The Snyderville Basin Water Reclamation District reminds residents not to flush prescriptions and over-the-counter medications down the toilet.
Hormones in the pills enter streams and harm fish and other wildlife, said Mike Luers, general manager of the Snyderville Basin Water Reclamation District.
Unused or expired medications can be taken to Recycle Utah in Park City Oct. 4 from 9 to 11 a.m.
Birth control pills and hormone-therapy drugs contain synthetic hormones which "can have the effect of literally feminizing male fish," Snyderville Basin Water Reclamation District Operations Manager Michael Boyle said.
"It interrupts their normal hormone system and can result in impacts to the fish population," he said. "If male fish are being feminized there is going to be less offspring and less mating of fish."
Wastewater treatment plants are not designed to remove small amounts of synthetic or natural hormones from sewage, Boyle explained.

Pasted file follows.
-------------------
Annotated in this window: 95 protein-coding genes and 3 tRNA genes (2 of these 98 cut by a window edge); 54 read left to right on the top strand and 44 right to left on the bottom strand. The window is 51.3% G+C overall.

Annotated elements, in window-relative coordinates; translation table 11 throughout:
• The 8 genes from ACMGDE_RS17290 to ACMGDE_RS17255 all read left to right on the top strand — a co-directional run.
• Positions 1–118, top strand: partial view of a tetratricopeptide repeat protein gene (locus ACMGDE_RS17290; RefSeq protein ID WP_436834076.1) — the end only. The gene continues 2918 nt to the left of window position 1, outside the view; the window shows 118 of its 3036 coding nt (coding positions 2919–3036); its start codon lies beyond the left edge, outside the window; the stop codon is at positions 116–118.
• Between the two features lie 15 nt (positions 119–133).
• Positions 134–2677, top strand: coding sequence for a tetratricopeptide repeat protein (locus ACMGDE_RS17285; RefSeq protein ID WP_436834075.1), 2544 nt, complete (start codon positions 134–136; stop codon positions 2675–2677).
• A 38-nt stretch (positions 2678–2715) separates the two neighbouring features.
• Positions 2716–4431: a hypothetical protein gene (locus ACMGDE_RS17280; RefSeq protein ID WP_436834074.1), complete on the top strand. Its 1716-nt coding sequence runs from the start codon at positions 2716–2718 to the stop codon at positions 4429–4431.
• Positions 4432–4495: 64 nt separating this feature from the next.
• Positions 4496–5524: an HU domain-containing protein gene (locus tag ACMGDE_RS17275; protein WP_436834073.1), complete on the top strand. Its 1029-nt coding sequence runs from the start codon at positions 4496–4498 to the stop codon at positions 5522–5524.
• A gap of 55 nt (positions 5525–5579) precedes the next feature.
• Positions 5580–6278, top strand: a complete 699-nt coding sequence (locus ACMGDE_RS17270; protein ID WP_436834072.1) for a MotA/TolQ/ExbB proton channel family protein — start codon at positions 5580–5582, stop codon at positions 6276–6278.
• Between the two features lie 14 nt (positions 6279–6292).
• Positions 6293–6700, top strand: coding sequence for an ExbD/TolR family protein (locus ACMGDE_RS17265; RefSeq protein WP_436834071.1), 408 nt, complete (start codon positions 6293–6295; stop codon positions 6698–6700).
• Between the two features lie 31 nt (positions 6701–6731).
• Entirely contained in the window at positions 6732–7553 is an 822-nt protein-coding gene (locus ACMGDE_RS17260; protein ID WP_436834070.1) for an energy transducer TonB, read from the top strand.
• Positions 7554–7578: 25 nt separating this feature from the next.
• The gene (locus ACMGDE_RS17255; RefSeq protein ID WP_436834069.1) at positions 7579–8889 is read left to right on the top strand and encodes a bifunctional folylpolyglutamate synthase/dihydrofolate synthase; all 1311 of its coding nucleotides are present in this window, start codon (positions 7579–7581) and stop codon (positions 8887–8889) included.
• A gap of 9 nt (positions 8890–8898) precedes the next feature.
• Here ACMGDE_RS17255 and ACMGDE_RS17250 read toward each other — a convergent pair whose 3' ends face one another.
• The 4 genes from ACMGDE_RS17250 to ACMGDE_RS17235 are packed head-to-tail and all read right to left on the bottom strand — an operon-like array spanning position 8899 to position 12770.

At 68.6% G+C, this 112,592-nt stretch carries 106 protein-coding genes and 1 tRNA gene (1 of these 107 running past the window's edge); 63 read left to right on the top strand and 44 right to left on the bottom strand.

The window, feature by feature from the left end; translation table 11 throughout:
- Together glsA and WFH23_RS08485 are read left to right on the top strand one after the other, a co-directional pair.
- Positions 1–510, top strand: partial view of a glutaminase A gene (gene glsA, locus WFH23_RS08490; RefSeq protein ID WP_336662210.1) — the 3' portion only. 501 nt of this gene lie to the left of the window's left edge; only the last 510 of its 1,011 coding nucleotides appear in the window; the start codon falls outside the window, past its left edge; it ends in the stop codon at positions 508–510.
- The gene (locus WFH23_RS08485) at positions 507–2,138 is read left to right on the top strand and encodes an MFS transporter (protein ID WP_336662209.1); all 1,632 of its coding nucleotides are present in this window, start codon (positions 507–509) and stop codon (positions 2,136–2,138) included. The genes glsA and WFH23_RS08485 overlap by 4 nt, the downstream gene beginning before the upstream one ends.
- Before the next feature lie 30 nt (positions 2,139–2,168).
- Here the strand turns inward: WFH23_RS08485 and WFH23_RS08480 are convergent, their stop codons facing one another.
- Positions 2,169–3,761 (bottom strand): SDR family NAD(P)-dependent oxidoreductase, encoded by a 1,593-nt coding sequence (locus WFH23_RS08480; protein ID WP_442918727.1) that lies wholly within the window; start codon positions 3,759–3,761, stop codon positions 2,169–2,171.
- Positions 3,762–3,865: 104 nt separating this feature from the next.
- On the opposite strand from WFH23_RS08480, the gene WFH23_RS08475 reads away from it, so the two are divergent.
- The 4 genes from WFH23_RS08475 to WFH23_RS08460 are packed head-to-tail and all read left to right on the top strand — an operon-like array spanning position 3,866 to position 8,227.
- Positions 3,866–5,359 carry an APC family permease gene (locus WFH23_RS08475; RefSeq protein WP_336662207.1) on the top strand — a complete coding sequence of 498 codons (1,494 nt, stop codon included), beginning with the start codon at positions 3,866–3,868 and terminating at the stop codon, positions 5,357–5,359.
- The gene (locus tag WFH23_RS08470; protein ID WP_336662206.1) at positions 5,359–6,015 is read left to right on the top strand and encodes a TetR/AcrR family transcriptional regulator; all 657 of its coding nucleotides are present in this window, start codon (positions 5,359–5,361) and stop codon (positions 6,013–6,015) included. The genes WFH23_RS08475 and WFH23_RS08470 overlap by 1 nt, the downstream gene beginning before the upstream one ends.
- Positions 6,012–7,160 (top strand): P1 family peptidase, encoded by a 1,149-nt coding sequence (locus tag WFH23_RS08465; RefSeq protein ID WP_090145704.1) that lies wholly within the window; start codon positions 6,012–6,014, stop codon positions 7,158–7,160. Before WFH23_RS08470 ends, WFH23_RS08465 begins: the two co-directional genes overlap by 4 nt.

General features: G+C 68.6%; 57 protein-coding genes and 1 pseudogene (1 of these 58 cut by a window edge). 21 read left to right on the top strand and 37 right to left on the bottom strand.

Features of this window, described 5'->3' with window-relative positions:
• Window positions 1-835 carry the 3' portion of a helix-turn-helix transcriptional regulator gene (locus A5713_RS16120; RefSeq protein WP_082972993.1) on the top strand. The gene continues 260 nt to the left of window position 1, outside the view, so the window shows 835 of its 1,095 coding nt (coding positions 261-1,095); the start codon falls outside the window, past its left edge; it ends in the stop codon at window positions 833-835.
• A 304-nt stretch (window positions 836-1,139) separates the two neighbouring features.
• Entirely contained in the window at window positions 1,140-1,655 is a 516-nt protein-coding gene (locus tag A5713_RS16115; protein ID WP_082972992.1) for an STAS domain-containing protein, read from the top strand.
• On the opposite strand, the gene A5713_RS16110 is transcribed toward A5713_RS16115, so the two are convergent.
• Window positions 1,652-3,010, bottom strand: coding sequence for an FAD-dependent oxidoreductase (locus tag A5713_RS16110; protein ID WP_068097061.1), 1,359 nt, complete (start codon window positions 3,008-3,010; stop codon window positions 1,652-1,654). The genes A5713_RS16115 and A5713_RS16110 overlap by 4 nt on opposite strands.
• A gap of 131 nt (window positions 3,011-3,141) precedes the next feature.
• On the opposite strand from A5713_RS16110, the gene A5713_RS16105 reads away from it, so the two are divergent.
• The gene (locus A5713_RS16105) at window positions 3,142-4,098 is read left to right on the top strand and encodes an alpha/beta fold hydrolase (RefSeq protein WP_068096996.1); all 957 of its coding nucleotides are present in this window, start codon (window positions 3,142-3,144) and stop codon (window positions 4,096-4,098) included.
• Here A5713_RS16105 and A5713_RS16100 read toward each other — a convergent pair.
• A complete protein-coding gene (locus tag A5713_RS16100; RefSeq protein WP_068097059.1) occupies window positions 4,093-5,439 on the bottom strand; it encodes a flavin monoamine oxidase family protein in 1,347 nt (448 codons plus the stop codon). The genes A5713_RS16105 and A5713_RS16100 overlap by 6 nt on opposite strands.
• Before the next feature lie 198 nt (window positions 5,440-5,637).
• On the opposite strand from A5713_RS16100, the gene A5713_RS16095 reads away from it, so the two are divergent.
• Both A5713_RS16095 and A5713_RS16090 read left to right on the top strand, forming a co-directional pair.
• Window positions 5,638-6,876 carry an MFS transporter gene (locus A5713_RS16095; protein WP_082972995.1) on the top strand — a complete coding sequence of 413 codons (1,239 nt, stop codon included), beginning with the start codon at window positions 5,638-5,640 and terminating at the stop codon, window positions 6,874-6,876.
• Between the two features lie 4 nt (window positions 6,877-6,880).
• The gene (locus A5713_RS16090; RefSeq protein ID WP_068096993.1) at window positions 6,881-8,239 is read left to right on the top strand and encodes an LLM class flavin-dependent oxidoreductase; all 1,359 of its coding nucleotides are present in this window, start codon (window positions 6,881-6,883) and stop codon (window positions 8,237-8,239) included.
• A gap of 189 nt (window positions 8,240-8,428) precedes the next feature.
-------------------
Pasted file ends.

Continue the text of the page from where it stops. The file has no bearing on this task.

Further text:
"It doesn’t take very much concentration at all to have a potential negative effect on fish," he said. "But these drugs are not being concentrated in the fish flesh, so there apparently is no danger to eating fish that have been exposed to these trace amounts of hormones."
Uinta Headwaters wraps up RC&D week
Last week the Uinta Headwaters Resource Conservation and Development Council joined the 375 RC&D councils across the country in celebrating National RC&D Week.
"The Uinta Headwaters RC&D works on projects that are important to local communities in Summit, Wasatch and Utah counties. Our ongoing projects include hosting an annual renewable energy conference, supporting the Heber Valley farmers market, developing heritage tourism with the Mountain Spirit Heritage [Festival], helping with community fire plans, helping protect open space and farmland, diversifying agricultural operations and supporting coordinated weed management areas," Uinta Headwaters RC&D Council Chairman David Bates said. "We concentrate on items that protect our natural resources while promoting economic development."
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Park City Mountain Resort owner Vail Resorts in early June submitted a letter to the Park City Planning Commission in support of a Provo developer’s blueprints for a major project at the resort.